While they appreciate the company of their owners, they can be a bit reserved with guests. Even with family, they are not much of a lap cat. But a good scratch between their ears or under their chin is always welcome. With that, you will be rewarded with a nice head butt or cheek rub. Norwegian Forest cats communicate with typical Scandinavian restraint. Their quiet voice is used only when they need something.
Unexpectedly, this large and agile cat breed is a climber. Their long, muscular hind legs permit them to leap to high places with ease, so do not be surprised to discover them on top of furniture, doors, or other high places in your house. As a result, you will frequently find them at the highest point they can reach in a home.
Thanks to their heritage as a farm and wilderness cat, they don't have any fears about descending trees or other heigh. Moreover, because of their waterproof coat, the Wegie likes fishing in water for an enjoyable meal. They enjoy playing with cat toys and love catnip and chasing a laser light.
Wegies are very social, affectionate and get strongly devoted to members of their family. They love to play and thrive with a loving family that adores them. It is recommended that you provide your cat with a fitting scratching post. Norwegian Forest Cats prefer scratching posts wrapped in sisal rope. They also enjoy climbing, so a scratching post with seats is ideal.
These lively cats enjoy being involved in everything that happens in their environment. Being natural hunters, Norwegian Forest Cats love to discover and explore the great outdoors. Thus, they are an excellent choice for people who live in a country where it is safe for them to roam outside.
This cat breed is smart, independent and learns quickly. They enjoy the love and attention that comes with being clicker-trained. Challenge their brain and keep them interested by teaching them games and tricks. Provide them with puzzle toys and reward them with treats or kibbles when they learn how to manipulate them.
When a Norwegian Forest Cat is adequately socialised and trained during kittenhood, they will grow up to be a well-mannered and well-rounded cat.
Brush or comb your Norwegian Forest Cat's long coat at least twice a week. During times of heavy shedding (typically in the spring and fall), you may need to brush it every other day. You can use a bristle brush, stainless-steel comb or wire slicker brush. If you encounter any tangles, work them out softly so you do not hurt your cat.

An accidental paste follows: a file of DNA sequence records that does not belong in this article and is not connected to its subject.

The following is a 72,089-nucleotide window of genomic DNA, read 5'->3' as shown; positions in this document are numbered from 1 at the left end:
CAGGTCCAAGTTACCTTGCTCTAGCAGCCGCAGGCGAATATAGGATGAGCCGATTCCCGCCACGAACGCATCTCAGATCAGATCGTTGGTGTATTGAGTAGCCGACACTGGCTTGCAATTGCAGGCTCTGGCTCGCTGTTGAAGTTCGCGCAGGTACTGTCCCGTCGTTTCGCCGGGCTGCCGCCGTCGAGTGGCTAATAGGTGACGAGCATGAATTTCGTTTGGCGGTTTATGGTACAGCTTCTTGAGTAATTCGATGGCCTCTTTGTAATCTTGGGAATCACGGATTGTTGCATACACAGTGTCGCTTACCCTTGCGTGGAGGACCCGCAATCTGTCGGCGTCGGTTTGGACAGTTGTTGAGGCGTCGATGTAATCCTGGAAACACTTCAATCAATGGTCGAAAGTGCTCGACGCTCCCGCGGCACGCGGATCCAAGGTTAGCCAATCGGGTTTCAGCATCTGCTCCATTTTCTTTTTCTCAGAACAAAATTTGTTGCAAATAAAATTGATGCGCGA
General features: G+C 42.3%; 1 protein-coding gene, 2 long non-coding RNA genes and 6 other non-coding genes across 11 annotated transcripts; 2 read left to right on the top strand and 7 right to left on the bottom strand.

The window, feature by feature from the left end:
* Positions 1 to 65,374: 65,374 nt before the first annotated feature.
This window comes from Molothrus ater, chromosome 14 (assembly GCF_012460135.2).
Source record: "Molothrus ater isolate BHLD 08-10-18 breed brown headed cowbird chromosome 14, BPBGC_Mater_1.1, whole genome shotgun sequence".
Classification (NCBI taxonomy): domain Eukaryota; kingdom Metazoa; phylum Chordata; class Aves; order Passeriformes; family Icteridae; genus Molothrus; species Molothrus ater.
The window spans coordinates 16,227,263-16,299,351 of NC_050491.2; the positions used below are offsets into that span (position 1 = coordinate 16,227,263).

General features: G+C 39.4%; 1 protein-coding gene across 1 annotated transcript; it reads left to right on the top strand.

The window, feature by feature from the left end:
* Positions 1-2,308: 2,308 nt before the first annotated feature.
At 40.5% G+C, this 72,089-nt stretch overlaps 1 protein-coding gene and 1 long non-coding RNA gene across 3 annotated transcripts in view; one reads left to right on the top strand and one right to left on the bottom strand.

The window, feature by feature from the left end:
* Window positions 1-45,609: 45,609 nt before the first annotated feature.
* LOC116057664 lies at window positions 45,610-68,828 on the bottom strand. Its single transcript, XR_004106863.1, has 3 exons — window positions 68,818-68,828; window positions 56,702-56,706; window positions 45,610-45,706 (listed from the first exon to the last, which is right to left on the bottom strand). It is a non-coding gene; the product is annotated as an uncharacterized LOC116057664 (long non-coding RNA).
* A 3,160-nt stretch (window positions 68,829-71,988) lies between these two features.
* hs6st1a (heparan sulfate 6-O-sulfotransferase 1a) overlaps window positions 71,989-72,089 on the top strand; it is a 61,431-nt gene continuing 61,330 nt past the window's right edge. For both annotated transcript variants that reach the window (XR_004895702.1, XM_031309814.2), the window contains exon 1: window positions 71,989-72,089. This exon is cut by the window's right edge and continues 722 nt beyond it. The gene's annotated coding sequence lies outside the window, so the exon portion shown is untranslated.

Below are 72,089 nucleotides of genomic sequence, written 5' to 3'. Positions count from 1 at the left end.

A bath is hardly necessary unless they get particularly muddy and dirty. However, with your Norwegian Forest's virtually waterproof coat, it can be very tough to get them wet enough for a bath.
Cats must get used to combs and brushes from an early age to avoid matted fur. There's a wide variety of tools available on the market. You can start with a very soft brush that does not pull at your kitten’s fine fur or damage their skin. Each time you finish brushing, give a small treat. If regular coat care does not cause any issues or problems for you or your cat, try more effective combs and brushes when they reach adult age.
For dental hygiene, weekly tooth brushing is sufficient. Brushing their teeth helps to prevent periodontal disease so should not be omitted. You should also trim their nails twice a month or when needed, especially if they are indoor cats.
For their eyes, wipe the corners with a soft, damp cloth to eliminate any eye discharge. Make sure to use a separate part of the damp cloth for each eye to avoid spreading infection. Check the ears weekly. If they look dirty, wipe them out with a cotton ball or soft damp cloth moistened with a vet-approved ear cleaner. If the ear has a foul odour, it is best to contact your vet for treatment.
Their litter boxes should always be clean as they are precise about bathroom hygiene. If it is left unclean, they tend to use other places in the house.
Norwegian Forest Cats are generally a healthy breed. Their life expectancy is between fourteen to sixteen years with proper care, exercise, and a high-quality diet. However, the following health conditions have been seen in this breed:
- Glycogen Storage Disease IV – is a rare genetic condition that affects the metabolism of their glucose.
- Pyruvate kinase (PK) deficiency - is a reduction of red blood cells in the circulation and causes anaemia.
- Retinal dysplasia – is an eye defect that causes spots on their retina but does not affect the cat's vision.
- Hypertrophic cardiomyopathy – is a form of heart disease that causes their heart muscle to enlarge.
DNA tests can identify if a Norwegian Forest Cat carries genetic conditions like Glycogen Storage Disease IV. All ethical and responsible registered breeders will run these tests on their cats and provide you with the results. Thus, do not buy from any breeder who refuses to do so.
The welcoming, easy-going Norwegian Forest Cat is an ideal choice for families with children and cat-friendly dogs. They enjoy attention from children who treat them gently and respectfully. This gentle cat doesn’t even mind playing dress-up or riding in a baby buggy. Still, always supervise younger kids to avoid accidents like fur pulling or tail twisting
These cats are happy to live with other cats and cat-friendly dogs, too, thanks to their sociable character. However, it is still best to introduce pets gradually and in a controlled environment to guarantee that they learn to get along well together.